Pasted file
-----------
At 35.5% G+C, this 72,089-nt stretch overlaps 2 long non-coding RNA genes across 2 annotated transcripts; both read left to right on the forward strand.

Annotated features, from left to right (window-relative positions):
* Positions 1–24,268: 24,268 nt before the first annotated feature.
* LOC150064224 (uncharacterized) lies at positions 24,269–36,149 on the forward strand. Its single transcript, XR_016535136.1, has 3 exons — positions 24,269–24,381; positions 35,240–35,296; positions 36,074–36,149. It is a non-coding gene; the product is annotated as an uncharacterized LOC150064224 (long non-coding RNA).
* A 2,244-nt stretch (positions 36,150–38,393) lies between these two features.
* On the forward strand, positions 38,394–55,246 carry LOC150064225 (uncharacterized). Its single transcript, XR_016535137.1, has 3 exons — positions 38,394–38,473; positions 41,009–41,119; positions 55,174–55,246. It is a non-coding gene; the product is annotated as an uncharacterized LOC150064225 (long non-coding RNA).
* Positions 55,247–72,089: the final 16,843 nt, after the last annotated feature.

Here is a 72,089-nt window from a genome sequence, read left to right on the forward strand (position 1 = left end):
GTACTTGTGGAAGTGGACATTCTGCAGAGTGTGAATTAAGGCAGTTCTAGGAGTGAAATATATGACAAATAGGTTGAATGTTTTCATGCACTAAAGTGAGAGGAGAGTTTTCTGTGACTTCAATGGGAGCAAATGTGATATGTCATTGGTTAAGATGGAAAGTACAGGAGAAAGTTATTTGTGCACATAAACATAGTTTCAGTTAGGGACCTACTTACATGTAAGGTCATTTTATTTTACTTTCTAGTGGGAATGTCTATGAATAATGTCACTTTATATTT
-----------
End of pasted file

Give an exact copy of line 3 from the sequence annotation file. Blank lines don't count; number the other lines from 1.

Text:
* Positions 1–24,268: 24,268 nt before the first annotated feature.